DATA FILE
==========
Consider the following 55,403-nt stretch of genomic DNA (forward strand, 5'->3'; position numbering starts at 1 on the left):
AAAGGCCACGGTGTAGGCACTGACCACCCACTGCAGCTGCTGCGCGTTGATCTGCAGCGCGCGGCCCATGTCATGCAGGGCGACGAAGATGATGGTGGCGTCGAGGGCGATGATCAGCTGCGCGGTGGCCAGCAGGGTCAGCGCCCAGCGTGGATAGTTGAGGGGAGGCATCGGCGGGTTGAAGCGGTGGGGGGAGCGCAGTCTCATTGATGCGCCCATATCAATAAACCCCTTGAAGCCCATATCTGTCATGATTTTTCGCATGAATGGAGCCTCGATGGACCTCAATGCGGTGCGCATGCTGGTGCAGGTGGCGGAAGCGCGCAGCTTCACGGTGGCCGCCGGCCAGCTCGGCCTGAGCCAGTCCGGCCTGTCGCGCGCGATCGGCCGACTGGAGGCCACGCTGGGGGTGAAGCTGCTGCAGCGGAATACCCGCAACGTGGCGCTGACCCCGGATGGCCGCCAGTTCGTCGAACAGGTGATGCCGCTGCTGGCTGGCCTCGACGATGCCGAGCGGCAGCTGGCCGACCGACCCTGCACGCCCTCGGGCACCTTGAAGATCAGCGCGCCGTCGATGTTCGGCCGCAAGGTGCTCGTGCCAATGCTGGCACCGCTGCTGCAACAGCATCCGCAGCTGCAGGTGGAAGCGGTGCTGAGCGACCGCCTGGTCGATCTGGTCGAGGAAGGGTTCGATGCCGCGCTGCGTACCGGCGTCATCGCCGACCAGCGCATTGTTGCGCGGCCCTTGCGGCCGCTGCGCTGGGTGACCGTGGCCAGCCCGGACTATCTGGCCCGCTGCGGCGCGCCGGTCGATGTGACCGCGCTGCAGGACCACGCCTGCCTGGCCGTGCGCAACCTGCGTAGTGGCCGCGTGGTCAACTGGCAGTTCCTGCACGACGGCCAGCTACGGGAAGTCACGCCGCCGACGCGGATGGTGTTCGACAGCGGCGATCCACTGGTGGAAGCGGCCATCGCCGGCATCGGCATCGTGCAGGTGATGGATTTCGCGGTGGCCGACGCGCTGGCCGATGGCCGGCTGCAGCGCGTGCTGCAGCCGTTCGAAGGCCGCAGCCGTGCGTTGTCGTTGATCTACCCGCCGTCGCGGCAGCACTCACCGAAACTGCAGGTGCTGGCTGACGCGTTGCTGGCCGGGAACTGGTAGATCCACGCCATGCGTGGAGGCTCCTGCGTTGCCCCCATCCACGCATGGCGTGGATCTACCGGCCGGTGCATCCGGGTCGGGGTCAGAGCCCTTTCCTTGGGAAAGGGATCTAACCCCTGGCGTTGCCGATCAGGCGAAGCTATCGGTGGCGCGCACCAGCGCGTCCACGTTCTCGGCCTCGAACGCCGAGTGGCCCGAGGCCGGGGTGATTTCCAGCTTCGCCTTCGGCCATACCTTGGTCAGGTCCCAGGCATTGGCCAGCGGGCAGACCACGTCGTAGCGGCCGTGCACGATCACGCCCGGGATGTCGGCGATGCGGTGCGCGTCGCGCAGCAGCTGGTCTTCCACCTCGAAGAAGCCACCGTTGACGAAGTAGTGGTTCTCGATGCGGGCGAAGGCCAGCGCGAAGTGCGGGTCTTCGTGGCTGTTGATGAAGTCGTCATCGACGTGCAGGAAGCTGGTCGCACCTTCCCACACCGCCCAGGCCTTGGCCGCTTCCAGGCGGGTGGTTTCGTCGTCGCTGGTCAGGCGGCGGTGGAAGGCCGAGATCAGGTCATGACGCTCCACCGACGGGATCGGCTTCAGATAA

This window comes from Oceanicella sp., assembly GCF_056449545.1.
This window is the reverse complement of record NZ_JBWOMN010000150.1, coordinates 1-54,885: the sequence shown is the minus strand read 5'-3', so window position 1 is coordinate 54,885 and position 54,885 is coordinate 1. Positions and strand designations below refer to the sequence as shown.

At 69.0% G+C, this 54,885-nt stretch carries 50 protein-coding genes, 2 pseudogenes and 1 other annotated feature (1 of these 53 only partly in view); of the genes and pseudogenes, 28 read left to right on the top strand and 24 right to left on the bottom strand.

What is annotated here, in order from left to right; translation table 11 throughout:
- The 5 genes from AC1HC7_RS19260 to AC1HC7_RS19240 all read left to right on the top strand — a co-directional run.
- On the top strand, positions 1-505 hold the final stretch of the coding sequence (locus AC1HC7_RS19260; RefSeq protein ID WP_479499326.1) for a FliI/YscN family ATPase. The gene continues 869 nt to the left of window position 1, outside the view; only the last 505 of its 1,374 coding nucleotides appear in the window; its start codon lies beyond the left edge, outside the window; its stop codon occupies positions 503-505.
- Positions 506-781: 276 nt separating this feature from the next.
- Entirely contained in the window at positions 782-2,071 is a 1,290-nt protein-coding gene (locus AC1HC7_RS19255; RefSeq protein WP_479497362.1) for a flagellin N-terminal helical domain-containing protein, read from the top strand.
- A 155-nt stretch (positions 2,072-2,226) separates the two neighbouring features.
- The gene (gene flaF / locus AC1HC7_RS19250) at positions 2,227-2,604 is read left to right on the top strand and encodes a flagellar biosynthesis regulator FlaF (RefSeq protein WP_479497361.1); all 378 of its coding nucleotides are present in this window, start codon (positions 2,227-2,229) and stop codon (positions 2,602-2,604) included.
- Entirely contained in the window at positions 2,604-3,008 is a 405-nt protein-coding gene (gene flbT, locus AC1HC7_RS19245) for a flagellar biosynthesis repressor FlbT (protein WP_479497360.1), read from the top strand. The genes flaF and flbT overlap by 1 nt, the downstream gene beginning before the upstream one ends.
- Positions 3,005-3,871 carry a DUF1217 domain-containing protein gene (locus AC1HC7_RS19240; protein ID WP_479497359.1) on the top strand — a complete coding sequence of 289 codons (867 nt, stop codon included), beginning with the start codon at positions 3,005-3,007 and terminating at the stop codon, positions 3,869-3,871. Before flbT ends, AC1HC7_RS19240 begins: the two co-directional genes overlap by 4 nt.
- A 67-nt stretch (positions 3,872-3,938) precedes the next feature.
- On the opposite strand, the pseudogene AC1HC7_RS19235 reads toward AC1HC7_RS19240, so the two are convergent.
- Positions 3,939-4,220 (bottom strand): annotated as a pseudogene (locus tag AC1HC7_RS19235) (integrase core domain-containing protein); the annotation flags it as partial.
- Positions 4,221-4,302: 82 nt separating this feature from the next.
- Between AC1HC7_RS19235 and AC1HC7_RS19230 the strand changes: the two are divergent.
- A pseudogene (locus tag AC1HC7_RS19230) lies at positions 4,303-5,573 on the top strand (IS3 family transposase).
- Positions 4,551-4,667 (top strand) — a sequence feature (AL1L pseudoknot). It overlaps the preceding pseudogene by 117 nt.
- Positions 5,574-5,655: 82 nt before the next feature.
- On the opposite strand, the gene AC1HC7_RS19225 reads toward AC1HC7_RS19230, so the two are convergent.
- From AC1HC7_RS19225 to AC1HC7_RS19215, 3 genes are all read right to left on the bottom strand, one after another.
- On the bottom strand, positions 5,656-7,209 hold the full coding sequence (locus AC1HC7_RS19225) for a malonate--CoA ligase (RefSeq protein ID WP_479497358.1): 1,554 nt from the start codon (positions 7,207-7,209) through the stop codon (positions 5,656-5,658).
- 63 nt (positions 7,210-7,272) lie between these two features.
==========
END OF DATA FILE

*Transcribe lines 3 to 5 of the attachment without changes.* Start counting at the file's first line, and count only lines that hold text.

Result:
This window comes from Oceanicella sp., assembly GCF_056449545.1.
This window is the reverse complement of record NZ_JBWOMN010000150.1, coordinates 1-54,885: the sequence shown is the minus strand read 5'-3', so window position 1 is coordinate 54,885 and position 54,885 is coordinate 1. Positions and strand designations below refer to the sequence as shown.

At 69.0% G+C, this 54,885-nt stretch carries 50 protein-coding genes, 2 pseudogenes and 1 other annotated feature (1 of these 53 only partly in view); of the genes and pseudogenes, 28 read left to right on the top strand and 24 right to left on the bottom strand.